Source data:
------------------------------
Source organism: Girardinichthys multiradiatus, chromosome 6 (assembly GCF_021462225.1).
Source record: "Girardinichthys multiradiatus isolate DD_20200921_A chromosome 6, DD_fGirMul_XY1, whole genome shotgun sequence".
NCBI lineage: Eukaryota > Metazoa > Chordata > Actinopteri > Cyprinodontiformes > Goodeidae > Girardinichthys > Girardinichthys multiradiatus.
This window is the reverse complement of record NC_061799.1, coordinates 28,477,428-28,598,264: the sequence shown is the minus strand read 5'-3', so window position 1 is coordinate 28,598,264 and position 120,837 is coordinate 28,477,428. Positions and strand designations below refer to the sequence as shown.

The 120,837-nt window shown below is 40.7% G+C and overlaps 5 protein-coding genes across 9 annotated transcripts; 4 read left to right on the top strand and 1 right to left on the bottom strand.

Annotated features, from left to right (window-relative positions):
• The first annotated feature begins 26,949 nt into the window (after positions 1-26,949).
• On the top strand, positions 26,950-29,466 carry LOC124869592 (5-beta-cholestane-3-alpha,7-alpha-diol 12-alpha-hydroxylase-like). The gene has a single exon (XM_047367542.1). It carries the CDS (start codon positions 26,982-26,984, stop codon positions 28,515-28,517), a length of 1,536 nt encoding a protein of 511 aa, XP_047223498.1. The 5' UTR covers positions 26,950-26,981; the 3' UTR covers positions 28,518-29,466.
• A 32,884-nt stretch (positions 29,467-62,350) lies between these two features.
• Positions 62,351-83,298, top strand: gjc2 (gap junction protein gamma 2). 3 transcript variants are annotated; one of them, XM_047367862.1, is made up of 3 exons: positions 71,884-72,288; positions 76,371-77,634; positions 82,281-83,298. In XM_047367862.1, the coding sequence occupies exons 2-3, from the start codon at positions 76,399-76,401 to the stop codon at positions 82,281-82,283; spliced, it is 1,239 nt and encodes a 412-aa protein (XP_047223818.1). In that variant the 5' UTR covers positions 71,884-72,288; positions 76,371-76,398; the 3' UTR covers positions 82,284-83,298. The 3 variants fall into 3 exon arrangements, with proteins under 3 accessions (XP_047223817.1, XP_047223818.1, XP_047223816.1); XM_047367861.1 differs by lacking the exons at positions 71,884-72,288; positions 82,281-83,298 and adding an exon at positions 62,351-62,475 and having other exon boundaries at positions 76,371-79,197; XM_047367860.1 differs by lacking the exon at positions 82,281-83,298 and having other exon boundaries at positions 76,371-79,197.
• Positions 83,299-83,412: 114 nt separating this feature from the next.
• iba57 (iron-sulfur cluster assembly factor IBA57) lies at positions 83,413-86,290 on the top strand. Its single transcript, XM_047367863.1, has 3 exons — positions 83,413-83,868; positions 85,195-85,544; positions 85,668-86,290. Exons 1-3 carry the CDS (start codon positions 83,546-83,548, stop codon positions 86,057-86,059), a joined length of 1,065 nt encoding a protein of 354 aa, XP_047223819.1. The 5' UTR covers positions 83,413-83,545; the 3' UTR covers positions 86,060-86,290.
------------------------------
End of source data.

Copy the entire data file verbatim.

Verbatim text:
Source organism: Girardinichthys multiradiatus, chromosome 6 (assembly GCF_021462225.1).
Source record: "Girardinichthys multiradiatus isolate DD_20200921_A chromosome 6, DD_fGirMul_XY1, whole genome shotgun sequence".
NCBI lineage: Eukaryota > Metazoa > Chordata > Actinopteri > Cyprinodontiformes > Goodeidae > Girardinichthys > Girardinichthys multiradiatus.
This window is the reverse complement of record NC_061799.1, coordinates 28,477,428-28,598,264: the sequence shown is the minus strand read 5'-3', so window position 1 is coordinate 28,598,264 and position 120,837 is coordinate 28,477,428. Positions and strand designations below refer to the sequence as shown.

The 120,837-nt window shown below is 40.7% G+C and overlaps 5 protein-coding genes across 9 annotated transcripts; 4 read left to right on the top strand and 1 right to left on the bottom strand.

Annotated features, from left to right (window-relative positions):
• The first annotated feature begins 26,949 nt into the window (after positions 1-26,949).
• On the top strand, positions 26,950-29,466 carry LOC124869592 (5-beta-cholestane-3-alpha,7-alpha-diol 12-alpha-hydroxylase-like). The gene has a single exon (XM_047367542.1). It carries the CDS (start codon positions 26,982-26,984, stop codon positions 28,515-28,517), a length of 1,536 nt encoding a protein of 511 aa, XP_047223498.1. The 5' UTR covers positions 26,950-26,981; the 3' UTR covers positions 28,518-29,466.
• A 32,884-nt stretch (positions 29,467-62,350) lies between these two features.
• Positions 62,351-83,298, top strand: gjc2 (gap junction protein gamma 2). 3 transcript variants are annotated; one of them, XM_047367862.1, is made up of 3 exons: positions 71,884-72,288; positions 76,371-77,634; positions 82,281-83,298. In XM_047367862.1, the coding sequence occupies exons 2-3, from the start codon at positions 76,399-76,401 to the stop codon at positions 82,281-82,283; spliced, it is 1,239 nt and encodes a 412-aa protein (XP_047223818.1). In that variant the 5' UTR covers positions 71,884-72,288; positions 76,371-76,398; the 3' UTR covers positions 82,284-83,298. The 3 variants fall into 3 exon arrangements, with proteins under 3 accessions (XP_047223817.1, XP_047223818.1, XP_047223816.1); XM_047367861.1 differs by lacking the exons at positions 71,884-72,288; positions 82,281-83,298 and adding an exon at positions 62,351-62,475 and having other exon boundaries at positions 76,371-79,197; XM_047367860.1 differs by lacking the exon at positions 82,281-83,298 and having other exon boundaries at positions 76,371-79,197.
• Positions 83,299-83,412: 114 nt separating this feature from the next.
• iba57 (iron-sulfur cluster assembly factor IBA57) lies at positions 83,413-86,290 on the top strand. Its single transcript, XM_047367863.1, has 3 exons — positions 83,413-83,868; positions 85,195-85,544; positions 85,668-86,290. Exons 1-3 carry the CDS (start codon positions 83,546-83,548, stop codon positions 86,057-86,059), a joined length of 1,065 nt encoding a protein of 354 aa, XP_047223819.1. The 5' UTR covers positions 83,413-83,545; the 3' UTR covers positions 86,060-86,290.